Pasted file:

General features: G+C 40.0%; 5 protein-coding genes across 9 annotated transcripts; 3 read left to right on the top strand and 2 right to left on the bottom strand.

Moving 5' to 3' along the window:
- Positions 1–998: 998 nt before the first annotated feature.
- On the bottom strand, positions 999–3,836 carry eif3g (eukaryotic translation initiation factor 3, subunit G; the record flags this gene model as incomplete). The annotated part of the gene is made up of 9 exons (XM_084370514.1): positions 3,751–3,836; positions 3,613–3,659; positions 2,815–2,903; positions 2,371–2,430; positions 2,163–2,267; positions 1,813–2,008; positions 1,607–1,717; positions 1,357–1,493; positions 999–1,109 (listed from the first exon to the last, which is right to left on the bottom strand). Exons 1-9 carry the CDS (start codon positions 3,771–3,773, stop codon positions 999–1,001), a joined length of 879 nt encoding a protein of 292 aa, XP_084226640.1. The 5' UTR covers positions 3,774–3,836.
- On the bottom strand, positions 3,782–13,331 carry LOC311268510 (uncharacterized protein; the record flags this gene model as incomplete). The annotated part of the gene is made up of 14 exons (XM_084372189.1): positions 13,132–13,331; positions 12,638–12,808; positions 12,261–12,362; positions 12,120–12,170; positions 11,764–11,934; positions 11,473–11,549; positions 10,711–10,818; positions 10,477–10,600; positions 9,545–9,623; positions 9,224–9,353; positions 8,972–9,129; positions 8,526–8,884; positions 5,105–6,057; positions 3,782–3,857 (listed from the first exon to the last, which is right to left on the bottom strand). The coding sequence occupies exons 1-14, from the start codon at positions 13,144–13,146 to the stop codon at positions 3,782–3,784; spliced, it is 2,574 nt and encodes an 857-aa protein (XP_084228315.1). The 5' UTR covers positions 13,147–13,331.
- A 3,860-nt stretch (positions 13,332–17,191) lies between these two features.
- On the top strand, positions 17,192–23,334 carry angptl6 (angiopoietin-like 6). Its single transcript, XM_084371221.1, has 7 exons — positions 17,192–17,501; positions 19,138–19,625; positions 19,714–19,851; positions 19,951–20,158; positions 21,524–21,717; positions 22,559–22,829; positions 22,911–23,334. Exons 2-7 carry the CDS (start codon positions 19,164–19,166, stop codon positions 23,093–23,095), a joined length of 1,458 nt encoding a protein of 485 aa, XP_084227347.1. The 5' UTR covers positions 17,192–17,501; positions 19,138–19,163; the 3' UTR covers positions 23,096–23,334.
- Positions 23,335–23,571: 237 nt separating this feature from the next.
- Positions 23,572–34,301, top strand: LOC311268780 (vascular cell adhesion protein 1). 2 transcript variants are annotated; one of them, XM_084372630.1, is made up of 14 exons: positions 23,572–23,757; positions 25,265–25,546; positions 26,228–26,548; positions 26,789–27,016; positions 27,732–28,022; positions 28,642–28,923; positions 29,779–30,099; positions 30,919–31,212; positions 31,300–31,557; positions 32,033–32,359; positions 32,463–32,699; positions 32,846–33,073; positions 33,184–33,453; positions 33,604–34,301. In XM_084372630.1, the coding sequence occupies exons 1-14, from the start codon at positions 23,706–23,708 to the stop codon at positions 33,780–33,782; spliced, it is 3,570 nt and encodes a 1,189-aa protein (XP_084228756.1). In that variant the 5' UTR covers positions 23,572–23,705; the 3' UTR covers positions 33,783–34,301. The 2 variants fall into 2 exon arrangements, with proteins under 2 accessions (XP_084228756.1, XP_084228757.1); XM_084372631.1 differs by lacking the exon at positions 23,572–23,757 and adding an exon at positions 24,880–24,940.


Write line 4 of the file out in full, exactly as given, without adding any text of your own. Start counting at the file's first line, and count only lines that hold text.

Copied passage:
- On the bottom strand, positions 999–3,836 carry eif3g (eukaryotic translation initiation factor 3, subunit G; the record flags this gene model as incomplete). The annotated part of the gene is made up of 9 exons (XM_084370514.1): positions 3,751–3,836; positions 3,613–3,659; positions 2,815–2,903; positions 2,371–2,430; positions 2,163–2,267; positions 1,813–2,008; positions 1,607–1,717; positions 1,357–1,493; positions 999–1,109 (listed from the first exon to the last, which is right to left on the bottom strand). Exons 1-9 carry the CDS (start codon positions 3,771–3,773, stop codon positions 999–1,001), a joined length of 879 nt encoding a protein of 292 aa, XP_084226640.1. The 5' UTR covers positions 3,774–3,836.